We see the same in other fields. Photography is limited in the realm of time, as you can only take a snapshot. But by using long-exposure or composite images, time can be represented in unique, beautiful ways. The artistic restriction of painting led to Pablo Picasso pioneering cubism, which attempts to represent the many faces of a three-dimensional object on a two-dimensional medium. Great literature can be produced from limitation also, such as haikus or flash fiction, such as the infamous six-word story by Ernest Hemingway: “For sale: baby shoes, never worn”.

There are many reasons why designing under constraint results in greater works.

Firstly, choice and freedom can be paralysing. When we have absolutely no restricitons, rules or guidance, we have difficulty processing the sheer number of possibilities, because there are too many things to consider. We find it much easier to make a decision and proceed when there are a limited number of choices.

Secondly, constraint often comes in the form of consistency. One of the basic rules of graphic design is to limit your colour palette and font types to avoid clutter and messy design. A consistent theme is much more aesthetically pleasing. This is a core principle of minimalism.

Lastly, limitations encourage creativity as the designer has to come up with a way to overcome the restriction only with the available resources.

A fine example is Gothic churches. It was very difficult putting in large windows in church walls as they would cause structural instability. So architects devised flying buttresses to help bear the load. But even then, the technology for building large, transparent glass windows had not been developed. So instead, they pieced together small, coloured glass pieces to make stained glass windows, introducing light in to the church while telling stories from the Bible.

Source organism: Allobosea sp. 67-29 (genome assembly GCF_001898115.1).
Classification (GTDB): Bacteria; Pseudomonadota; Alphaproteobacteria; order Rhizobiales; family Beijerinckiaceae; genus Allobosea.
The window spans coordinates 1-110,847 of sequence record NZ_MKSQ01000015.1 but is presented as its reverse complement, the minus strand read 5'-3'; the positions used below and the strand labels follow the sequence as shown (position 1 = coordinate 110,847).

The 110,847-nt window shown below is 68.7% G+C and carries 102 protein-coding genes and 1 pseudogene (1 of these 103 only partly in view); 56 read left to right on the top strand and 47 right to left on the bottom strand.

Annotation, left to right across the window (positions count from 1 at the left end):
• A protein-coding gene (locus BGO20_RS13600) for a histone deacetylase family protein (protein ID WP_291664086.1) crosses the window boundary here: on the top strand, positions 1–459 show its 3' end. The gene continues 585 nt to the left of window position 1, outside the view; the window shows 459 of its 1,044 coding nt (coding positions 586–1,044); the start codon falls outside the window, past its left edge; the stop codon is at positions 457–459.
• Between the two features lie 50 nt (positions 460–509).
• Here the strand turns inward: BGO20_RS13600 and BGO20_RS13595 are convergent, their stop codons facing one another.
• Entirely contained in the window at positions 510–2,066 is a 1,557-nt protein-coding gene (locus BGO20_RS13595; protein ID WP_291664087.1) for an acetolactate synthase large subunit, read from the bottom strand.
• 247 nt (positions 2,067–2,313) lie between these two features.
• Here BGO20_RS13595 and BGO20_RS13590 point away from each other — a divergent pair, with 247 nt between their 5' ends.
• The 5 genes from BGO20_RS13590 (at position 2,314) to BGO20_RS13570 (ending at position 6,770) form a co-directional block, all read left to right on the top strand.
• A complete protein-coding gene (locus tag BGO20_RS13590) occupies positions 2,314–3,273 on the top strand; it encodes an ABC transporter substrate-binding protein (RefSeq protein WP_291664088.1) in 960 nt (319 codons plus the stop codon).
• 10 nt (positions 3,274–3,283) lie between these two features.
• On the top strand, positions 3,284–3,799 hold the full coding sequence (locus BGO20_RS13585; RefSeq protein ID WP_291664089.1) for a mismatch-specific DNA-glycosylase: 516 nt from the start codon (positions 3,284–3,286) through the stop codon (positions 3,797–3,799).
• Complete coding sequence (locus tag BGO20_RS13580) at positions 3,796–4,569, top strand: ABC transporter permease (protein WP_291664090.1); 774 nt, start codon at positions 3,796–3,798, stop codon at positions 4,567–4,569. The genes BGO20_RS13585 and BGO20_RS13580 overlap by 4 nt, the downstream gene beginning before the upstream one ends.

Ironically, limits and restrictions can be the catalyst for something better. Instead of rebelling and fighting against constraint, try adapting and coming up with a creative way to overcome it.

Posted in Science & Nature

## Clarke’s Three Laws Of Prediction

The following are three laws conjectured by acclaimed science fiction author, Arthur C. Clarke, regarding predicting the future.

1. When a distinguished but elderly scientist states that something is possible, he is almost certainly right. When he states that something is impossible, he is very probably wrong.
2. The only way of discovering the limits of the possible is to venture a little way past them into the impossible.
3. Any sufficiently advanced technology is indistinguishable from magic.

Posted in Life & Happiness

## Possimpible

Have you ever had a moment when something so unbelievable, so improbable that you never would have imagined it would happen, happened? When something you could only dream of actually happened in real life? When something so impossible that you must have stepped into a parallel universe for that thing to happen? The feeling that such a moment brings is indescribable.

Success is not about money and power. Success is not a product of luck. To become successful, one must change their state of mind first. The most crucial thing to understand is that the only limit is that there are no limits. Only when you dare to go past what is possible will you attain anything worthwhile. “To the impossible?” you may ask. No, true success lies beyond the impossible. A place where the possible and the impossible meet to become: the possimpible. Only when you have become the master of the possimpible will you be able to confidently say that you have succeeded in life.

Nothing, and everything is possimpible.